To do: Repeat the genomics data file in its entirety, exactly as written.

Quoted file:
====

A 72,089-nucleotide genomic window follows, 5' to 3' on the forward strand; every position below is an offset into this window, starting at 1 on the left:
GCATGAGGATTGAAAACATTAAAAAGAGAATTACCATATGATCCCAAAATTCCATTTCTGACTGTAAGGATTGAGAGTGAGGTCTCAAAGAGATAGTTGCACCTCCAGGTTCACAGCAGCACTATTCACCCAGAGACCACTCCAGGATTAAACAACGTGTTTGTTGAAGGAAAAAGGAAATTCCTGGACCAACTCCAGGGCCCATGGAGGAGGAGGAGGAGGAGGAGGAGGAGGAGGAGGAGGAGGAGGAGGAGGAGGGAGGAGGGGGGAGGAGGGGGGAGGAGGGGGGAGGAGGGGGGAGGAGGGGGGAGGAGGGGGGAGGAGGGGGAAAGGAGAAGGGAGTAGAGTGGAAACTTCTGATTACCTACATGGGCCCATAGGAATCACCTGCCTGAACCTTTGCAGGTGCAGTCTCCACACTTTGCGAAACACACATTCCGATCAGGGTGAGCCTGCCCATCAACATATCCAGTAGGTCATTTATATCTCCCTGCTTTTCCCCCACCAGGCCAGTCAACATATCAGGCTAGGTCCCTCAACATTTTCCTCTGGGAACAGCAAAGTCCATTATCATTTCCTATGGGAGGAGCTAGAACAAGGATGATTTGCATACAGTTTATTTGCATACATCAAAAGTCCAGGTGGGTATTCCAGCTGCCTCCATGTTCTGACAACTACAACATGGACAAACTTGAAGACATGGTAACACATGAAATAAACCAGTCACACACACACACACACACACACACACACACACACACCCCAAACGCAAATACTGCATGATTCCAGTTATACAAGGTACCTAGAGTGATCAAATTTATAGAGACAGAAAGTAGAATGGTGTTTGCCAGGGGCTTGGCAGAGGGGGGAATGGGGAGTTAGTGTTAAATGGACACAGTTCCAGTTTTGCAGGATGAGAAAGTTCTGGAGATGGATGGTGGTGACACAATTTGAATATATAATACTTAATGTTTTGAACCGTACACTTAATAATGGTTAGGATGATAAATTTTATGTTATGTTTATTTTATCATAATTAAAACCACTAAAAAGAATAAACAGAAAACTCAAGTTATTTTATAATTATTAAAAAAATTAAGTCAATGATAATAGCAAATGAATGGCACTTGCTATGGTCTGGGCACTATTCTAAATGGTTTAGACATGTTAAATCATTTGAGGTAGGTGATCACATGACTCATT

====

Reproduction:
A 72,089-nucleotide genomic window follows, 5' to 3' on the forward strand; every position below is an offset into this window, starting at 1 on the left:
GCATGAGGATTGAAAACATTAAAAAGAGAATTACCATATGATCCCAAAATTCCATTTCTGACTGTAAGGATTGAGAGTGAGGTCTCAAAGAGATAGTTGCACCTCCAGGTTCACAGCAGCACTATTCACCCAGAGACCACTCCAGGATTAAACAACGTGTTTGTTGAAGGAAAAAGGAAATTCCTGGACCAACTCCAGGGCCCATGGAGGAGGAGGAGGAGGAGGAGGAGGAGGAGGAGGAGGAGGAGGAGGAGGAGGGAGGAGGGGGGAGGAGGGGGGAGGAGGGGGGAGGAGGGGGGAGGAGGGGGGAGGAGGGGGGAGGAGGGGGAAAGGAGAAGGGAGTAGAGTGGAAACTTCTGATTACCTACATGGGCCCATAGGAATCACCTGCCTGAACCTTTGCAGGTGCAGTCTCCACACTTTGCGAAACACACATTCCGATCAGGGTGAGCCTGCCCATCAACATATCCAGTAGGTCATTTATATCTCCCTGCTTTTCCCCCACCAGGCCAGTCAACATATCAGGCTAGGTCCCTCAACATTTTCCTCTGGGAACAGCAAAGTCCATTATCATTTCCTATGGGAGGAGCTAGAACAAGGATGATTTGCATACAGTTTATTTGCATACATCAAAAGTCCAGGTGGGTATTCCAGCTGCCTCCATGTTCTGACAACTACAACATGGACAAACTTGAAGACATGGTAACACATGAAATAAACCAGTCACACACACACACACACACACACACACACACACACACCCCAAACGCAAATACTGCATGATTCCAGTTATACAAGGTACCTAGAGTGATCAAATTTATAGAGACAGAAAGTAGAATGGTGTTTGCCAGGGGCTTGGCAGAGGGGGGAATGGGGAGTTAGTGTTAAATGGACACAGTTCCAGTTTTGCAGGATGAGAAAGTTCTGGAGATGGATGGTGGTGACACAATTTGAATATATAATACTTAATGTTTTGAACCGTACACTTAATAATGGTTAGGATGATAAATTTTATGTTATGTTTATTTTATCATAATTAAAACCACTAAAAAGAATAAACAGAAAACTCAAGTTATTTTATAATTATTAAAAAAATTAAGTCAATGATAATAGCAAATGAATGGCACTTGCTATGGTCTGGGCACTATTCTAAATGGTTTAGACATGTTAAATCATTTGAGGTAGGTGATCACATGACTCATT